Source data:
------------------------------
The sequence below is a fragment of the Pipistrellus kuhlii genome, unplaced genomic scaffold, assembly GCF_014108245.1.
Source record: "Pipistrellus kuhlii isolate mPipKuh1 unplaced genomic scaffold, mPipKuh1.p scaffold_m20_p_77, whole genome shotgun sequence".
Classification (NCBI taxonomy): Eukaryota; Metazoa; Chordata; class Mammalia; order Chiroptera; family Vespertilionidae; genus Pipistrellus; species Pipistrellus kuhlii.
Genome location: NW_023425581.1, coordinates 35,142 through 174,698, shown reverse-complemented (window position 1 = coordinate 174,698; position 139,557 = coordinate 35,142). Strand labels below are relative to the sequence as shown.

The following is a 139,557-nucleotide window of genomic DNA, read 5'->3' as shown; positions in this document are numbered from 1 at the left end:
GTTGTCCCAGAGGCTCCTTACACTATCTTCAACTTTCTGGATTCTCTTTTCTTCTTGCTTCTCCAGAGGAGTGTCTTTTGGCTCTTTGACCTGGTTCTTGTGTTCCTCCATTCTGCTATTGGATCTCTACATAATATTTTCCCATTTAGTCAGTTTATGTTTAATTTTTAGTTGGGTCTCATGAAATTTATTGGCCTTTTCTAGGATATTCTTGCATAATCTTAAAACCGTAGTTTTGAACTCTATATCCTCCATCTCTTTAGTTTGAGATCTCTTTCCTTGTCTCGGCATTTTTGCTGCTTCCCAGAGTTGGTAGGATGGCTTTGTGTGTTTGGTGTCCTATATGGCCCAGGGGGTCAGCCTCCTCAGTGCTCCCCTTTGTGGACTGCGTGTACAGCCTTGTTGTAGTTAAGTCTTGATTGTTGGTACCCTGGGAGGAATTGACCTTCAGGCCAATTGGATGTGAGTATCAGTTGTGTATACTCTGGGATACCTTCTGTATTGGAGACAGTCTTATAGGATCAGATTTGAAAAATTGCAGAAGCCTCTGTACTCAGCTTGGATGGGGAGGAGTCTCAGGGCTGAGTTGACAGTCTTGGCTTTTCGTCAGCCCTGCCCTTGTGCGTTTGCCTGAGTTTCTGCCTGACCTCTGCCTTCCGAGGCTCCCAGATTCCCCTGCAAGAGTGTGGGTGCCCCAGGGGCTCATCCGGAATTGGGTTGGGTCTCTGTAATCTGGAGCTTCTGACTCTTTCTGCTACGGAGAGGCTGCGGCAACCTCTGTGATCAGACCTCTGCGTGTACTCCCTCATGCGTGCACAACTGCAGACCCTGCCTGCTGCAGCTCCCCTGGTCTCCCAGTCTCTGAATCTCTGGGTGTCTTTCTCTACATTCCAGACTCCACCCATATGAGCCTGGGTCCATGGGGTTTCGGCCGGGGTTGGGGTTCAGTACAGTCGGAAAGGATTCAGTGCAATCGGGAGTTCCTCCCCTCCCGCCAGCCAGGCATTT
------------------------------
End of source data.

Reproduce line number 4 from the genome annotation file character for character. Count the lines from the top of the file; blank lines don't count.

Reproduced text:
Genome location: NW_023425581.1, coordinates 35,142 through 174,698, shown reverse-complemented (window position 1 = coordinate 174,698; position 139,557 = coordinate 35,142). Strand labels below are relative to the sequence as shown.